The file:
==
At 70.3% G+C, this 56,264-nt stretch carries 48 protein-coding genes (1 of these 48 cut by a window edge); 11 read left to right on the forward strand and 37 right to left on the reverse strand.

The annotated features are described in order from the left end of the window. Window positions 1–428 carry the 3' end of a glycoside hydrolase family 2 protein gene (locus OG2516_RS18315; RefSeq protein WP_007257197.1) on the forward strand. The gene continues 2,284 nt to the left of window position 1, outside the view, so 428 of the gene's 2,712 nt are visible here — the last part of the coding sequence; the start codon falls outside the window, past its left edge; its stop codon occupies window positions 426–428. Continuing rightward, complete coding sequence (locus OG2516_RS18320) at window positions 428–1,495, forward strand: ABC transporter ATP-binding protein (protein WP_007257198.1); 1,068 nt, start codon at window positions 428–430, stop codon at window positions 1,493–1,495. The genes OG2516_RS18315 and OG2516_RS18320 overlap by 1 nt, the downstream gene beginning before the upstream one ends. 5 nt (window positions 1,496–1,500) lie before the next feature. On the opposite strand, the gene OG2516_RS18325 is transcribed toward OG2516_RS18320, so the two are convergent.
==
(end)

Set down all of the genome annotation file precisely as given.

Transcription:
At 70.3% G+C, this 56,264-nt stretch carries 48 protein-coding genes (1 of these 48 cut by a window edge); 11 read left to right on the forward strand and 37 right to left on the reverse strand.

The annotated features are described in order from the left end of the window. Window positions 1–428 carry the 3' end of a glycoside hydrolase family 2 protein gene (locus OG2516_RS18315; RefSeq protein WP_007257197.1) on the forward strand. The gene continues 2,284 nt to the left of window position 1, outside the view, so 428 of the gene's 2,712 nt are visible here — the last part of the coding sequence; the start codon falls outside the window, past its left edge; its stop codon occupies window positions 426–428. Continuing rightward, complete coding sequence (locus OG2516_RS18320) at window positions 428–1,495, forward strand: ABC transporter ATP-binding protein (protein WP_007257198.1); 1,068 nt, start codon at window positions 428–430, stop codon at window positions 1,493–1,495. The genes OG2516_RS18315 and OG2516_RS18320 overlap by 1 nt, the downstream gene beginning before the upstream one ends. 5 nt (window positions 1,496–1,500) lie before the next feature. On the opposite strand, the gene OG2516_RS18325 is transcribed toward OG2516_RS18320, so the two are convergent.